A man who escaped a blaze at his flat has backed fire investigators in issuing an urgent warning following a spike in ‘ferocious’ fires caused by electric bike and scooter batteries.
Nihad Chemban was lucky to get away without serious injury after his electric bike battery caught fire while it was on charge at his flat in Tottenham in May.
London Fire Brigade’s Fire Investigation team has seen a rise in such incidents in recent weeks and wants to encourage people who use these products to be aware of the risks and highlight the danger of storing them in escape routes in the home or in communal areas such as hallways in blocks of flats.
Mr Chemban and his flatmate were both at home when the fire broke out and his flatmate had to jump from a first-floor window as the bike was blocking his route to the front door. Fortunately he landed on the canopy of the shop below and was uninjured.
Mr Chemban was in the shower when he heard a loud bang and opened the door to find smoke pouring from the room where his bike was on charge and into the corridor. He was able to escape out of the front door.
The 21-year-old said he had only just bought the new battery for the bike as he wanted to make sure it was up to scratch so he could look for a new delivery job.
He said: ‘I had only just bought the battery online a few days before the fire. I hadn’t had any problems with the bike before and I have had it for about seven months.
‘I have lost everything – all my clothes were destroyed; the bike was destroyed and even my passport has gone. It was so scary – everything is gone, everything is burnt.
‘People must be aware of these risks as you buy these batteries and you just don’t know if they are safe.
‘You just never imagine you will have a fire, I didn’t expect it, but I’m just lucky it didn’t happen overnight and I was awake – if I had been asleep it could have been different. I would never charge my batteries overnight now.’
Already this year, firefighters have attended more than 25 fires involving electric bikes or scooters and some of them have been significant incidents resulting in serious injuries.
In many cases, they are stored in escape routes or communal areas which can stop people being able to escape if they become involved in a fire. This year, there have been more than 120 fires in London which involved items stored in communal areas like halls and corridors.
Station Officer Matt Cullen is a Fire Investigation Officer with the Brigade and has been looking into the spate of fires. He said: ‘We have seen that when these batteries and chargers fail, they do so with ferocity which can leave residents with few safe options for escape.
‘These bikes and scooters are often stored and charged in escape routes in homes or communal areas so when a fire does occur, escape routes are blocked which immediately makes an already serious situation much more frightening for those involved.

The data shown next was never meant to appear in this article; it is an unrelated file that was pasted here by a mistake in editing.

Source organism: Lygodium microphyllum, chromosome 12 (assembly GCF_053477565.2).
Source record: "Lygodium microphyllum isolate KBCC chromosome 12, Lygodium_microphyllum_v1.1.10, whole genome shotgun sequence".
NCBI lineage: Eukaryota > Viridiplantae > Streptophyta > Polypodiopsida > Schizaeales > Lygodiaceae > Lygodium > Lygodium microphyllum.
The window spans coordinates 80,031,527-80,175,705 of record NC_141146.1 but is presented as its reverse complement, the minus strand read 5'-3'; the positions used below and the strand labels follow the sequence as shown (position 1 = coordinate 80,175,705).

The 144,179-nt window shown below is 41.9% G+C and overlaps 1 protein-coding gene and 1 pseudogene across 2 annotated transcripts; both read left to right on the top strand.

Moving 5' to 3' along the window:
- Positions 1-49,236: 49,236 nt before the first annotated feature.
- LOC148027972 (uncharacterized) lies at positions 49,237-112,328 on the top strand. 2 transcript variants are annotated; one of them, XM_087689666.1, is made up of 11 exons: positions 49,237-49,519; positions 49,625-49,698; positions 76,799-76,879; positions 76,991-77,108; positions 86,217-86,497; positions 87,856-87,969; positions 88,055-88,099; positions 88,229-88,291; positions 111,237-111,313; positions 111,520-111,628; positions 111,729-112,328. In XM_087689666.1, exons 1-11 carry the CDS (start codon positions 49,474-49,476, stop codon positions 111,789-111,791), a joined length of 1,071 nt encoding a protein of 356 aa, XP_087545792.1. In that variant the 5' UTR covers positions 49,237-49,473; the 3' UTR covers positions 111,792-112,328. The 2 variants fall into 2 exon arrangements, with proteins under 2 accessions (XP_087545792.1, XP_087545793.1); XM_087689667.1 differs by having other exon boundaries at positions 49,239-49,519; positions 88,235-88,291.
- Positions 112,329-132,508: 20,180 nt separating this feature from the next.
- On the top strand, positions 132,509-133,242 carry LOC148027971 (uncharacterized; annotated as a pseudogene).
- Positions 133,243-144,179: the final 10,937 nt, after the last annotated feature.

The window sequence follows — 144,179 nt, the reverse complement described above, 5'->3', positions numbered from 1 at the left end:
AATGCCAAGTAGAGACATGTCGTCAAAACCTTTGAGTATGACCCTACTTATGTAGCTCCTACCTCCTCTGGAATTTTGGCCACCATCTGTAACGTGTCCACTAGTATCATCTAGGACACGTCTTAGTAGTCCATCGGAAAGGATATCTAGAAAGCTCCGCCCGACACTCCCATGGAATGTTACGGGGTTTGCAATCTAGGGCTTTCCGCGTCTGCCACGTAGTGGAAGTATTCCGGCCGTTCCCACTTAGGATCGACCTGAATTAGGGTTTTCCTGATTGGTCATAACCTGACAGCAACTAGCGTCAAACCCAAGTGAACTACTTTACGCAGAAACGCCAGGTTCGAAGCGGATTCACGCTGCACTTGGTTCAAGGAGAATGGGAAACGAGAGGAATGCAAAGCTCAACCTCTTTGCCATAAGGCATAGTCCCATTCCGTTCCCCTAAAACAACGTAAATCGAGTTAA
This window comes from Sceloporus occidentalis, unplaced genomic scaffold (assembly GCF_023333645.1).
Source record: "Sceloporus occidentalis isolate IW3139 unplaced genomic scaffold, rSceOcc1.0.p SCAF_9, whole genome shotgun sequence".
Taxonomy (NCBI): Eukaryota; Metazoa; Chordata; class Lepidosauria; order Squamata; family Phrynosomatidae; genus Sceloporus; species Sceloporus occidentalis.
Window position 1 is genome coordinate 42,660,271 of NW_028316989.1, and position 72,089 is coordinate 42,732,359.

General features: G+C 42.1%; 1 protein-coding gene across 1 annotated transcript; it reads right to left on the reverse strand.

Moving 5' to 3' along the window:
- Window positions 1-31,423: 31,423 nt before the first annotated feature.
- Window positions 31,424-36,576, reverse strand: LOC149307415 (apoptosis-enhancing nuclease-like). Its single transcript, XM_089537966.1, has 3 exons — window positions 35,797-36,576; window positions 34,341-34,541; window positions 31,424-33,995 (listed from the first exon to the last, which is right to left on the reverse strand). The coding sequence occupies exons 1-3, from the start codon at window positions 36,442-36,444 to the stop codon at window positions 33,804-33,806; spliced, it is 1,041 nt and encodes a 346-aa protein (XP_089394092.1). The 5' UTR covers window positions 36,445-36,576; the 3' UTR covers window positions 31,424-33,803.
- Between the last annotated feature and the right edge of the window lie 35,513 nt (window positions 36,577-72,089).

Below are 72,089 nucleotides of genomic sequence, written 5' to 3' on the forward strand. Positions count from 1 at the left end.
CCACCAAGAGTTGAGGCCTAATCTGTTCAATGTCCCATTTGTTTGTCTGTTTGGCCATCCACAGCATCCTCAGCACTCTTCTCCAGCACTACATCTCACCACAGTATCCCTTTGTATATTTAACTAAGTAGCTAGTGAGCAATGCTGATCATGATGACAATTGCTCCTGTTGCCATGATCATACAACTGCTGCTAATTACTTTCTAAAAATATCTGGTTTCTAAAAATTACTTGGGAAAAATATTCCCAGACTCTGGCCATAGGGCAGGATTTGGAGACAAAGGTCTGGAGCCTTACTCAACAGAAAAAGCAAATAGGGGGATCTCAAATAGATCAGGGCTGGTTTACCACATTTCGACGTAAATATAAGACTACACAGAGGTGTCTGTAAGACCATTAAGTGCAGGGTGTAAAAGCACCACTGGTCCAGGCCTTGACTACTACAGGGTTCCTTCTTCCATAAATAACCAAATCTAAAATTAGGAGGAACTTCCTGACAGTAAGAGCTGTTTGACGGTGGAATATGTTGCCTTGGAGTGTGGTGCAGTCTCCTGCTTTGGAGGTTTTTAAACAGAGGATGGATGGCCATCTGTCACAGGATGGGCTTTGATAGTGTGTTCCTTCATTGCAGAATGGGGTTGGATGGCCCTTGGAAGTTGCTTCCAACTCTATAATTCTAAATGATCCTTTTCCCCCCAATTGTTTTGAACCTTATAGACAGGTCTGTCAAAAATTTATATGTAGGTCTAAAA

‘We have seen people forced into jumping from windows as they can’t get out of their front doors as the bike or scooter which has caught fire is in front of it.
‘Even when the bikes or scooters aren’t in escape routes or communal areas, the fires are fierce enough that they pose an immediate danger to all occupants and we are seeing an increase in these types of fires.’
In February, eight fire engines and around 60 firefighters attended a blaze at a house in Acton which involved an electric bike battery. Eight residents managed to escape the property via ground and first floor windows, fortunately without injury.
And in April, there was another significant fire involving an e-bike in Walthamstow, when firefighters rescued three men from an outbuilding. They all required hospital treatment.
Station Officer Cullen explained that a lot of the fires which the team is seeing involve e-bike conversion kits (to convert a standard push bike into an electric bike rather than a purpose built one), which provide only the motors and control gear but batteries must be sourced separately.
‘At some of these incidents we have seen multiple batteries and chargers for a number of bikes in one property, which has resulted in the mixing of different chargers and batteries,’ he said.
‘We know that lithium-ion batteries are susceptible to failure if incorrect chargers are used and this may be a contributing factor in some cases.
‘We also know many of these incidents involve batteries which have been sourced on the internet, which may not meet the correct safety standards.’
So what can people do to keep safe?
The Brigade’s advice is to always use the correct charger for the product and buy an official one from a reputable seller.
Batteries can get warm during their use and it is advisable to allow them to cool down before attempting to re-charge as they could be more susceptible to failure.
Batteries should always be charged on hard flat surfaces where heat can dissipate.
Batteries can also pose a risk if they have been damaged, so try to ensure they are not getting knocked around while in use or while being carried as spares as this can increase the chance of damage to cells.
You should always make sure you unplug your charger once it’s finished charging. Always follow manufacturers’ instructions when charging and we would advise not to leave it unattended or while people are asleep.
Ensure you have smoke alarms fitted in areas where e-bikes or e-scooters are being charged and make sure they are tested regularly.
Lastly, the Brigade’s advice is to never block your escape route with anything, including bikes and scooters. Store them somewhere away from a main through route.